'Happening everywhere:' Home Depot links thefts to opioid crisis
Home Depot Inc. executives said the nation's opioid crisis could be contributing to an unexpected surge in thefts from its stores and warehouses.
The company said distribution centers that house its goods and those of other retailers have been targets of organized groups of criminals who are stealing millions of dollars' worth of products. The theft, which retailers call shrink, has gotten so bad that it will narrow Home Depot's operating profit margins next year, it said on a call with analysts Wednesday.
"This is happening everywhere in retail," Chief Executive Officer Craig Menear said on a call with analysts Wednesday. "We think this ties to the opioid crisis but we're not positive about that."
Home Depot's admission is one of the first times a major U.S. retailer has specifically called out the opioid epidemic as a factor in its performance and financial results. Retailers lose about $51 billion in sales from shrink annually, according to a report this year from the National Retail Federation, which said that "criminals have many ways to steal from retailers." Most retailers have security systems in place in both their stores and warehouses, but the addictive nature of opioids has made criminals bolder.
In one instance, thieves were caught attempting to steal $16.5 million worth of goods, of which $1.4 million was destined for Home Depot's stores, executives said on the call.
Locally, twin brothers from Round Lake are facing numerous charges of retail theft, burglary and continuing financial crimes enterprise for a number of thefts from Home Depot stores throughout the suburbs and in 19 other states. Prosecutors accuse John J. Miotke and Michael R. Miotke, 42, of stealing more than $900,000 from Home Depot stores since 2014, They are scheduled to appear in DuPage County Circuit Court for a hearing on Dec. 17.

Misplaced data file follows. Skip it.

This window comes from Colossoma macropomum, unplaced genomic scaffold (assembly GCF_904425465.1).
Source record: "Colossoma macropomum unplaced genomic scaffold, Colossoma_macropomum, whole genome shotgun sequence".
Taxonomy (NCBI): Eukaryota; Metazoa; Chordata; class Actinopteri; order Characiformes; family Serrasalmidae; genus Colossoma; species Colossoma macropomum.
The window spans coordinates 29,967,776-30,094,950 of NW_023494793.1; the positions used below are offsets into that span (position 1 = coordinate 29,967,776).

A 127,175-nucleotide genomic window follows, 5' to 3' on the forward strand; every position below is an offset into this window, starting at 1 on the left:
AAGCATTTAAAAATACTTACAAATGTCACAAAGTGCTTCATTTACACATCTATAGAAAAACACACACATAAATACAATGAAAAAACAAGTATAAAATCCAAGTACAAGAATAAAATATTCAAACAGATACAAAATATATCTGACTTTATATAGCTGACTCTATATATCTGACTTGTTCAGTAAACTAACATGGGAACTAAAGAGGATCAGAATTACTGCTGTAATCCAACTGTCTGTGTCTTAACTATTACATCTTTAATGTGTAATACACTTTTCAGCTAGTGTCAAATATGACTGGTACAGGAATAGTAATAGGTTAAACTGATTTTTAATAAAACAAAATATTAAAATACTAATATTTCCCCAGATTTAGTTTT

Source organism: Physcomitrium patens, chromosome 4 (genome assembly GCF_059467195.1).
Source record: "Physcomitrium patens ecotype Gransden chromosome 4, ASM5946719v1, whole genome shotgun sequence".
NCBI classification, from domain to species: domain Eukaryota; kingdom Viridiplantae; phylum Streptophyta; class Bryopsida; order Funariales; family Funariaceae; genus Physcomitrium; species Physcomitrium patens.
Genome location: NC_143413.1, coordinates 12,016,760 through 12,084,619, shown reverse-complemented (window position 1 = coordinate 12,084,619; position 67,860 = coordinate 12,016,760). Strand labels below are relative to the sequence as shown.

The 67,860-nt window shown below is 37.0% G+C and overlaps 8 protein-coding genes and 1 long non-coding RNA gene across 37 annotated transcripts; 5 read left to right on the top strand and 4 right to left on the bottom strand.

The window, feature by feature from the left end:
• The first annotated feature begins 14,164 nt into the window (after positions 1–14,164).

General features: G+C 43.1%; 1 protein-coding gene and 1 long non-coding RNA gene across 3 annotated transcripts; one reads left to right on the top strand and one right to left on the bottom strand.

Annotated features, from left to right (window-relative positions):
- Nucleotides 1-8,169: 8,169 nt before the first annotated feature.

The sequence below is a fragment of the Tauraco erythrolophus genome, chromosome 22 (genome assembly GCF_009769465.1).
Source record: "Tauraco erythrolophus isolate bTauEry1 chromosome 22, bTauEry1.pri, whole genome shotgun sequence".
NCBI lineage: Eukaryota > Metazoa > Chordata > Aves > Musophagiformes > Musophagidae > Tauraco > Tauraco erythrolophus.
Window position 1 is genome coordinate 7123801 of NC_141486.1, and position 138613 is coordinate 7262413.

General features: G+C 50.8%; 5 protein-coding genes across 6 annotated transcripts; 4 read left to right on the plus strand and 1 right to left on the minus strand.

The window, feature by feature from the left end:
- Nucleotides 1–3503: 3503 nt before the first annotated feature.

The company is using technology including machine learning to anticipate where the organized crime rings are headed next. It's also installing technology so that power tools won't work unless they go through the retailer's point-of-sale system, and also taking some high-value inventory off the sales floors.
"We have to be vigilant about it," Ann-Marie Campbell, Home Depot's executive vice president of U.S. stores, said. "We have initiated several pilots to reduce shrink across the board."
The impact of thefts was a "significant" reason why Home Depot's operating profit margin should narrow to about 14% next year, it said. That forecast sent the retailer's shares down as much as 2.5% Wednesday. The impact of thefts should abate after 2020, it said.
Daily Herald staff contributed to this report.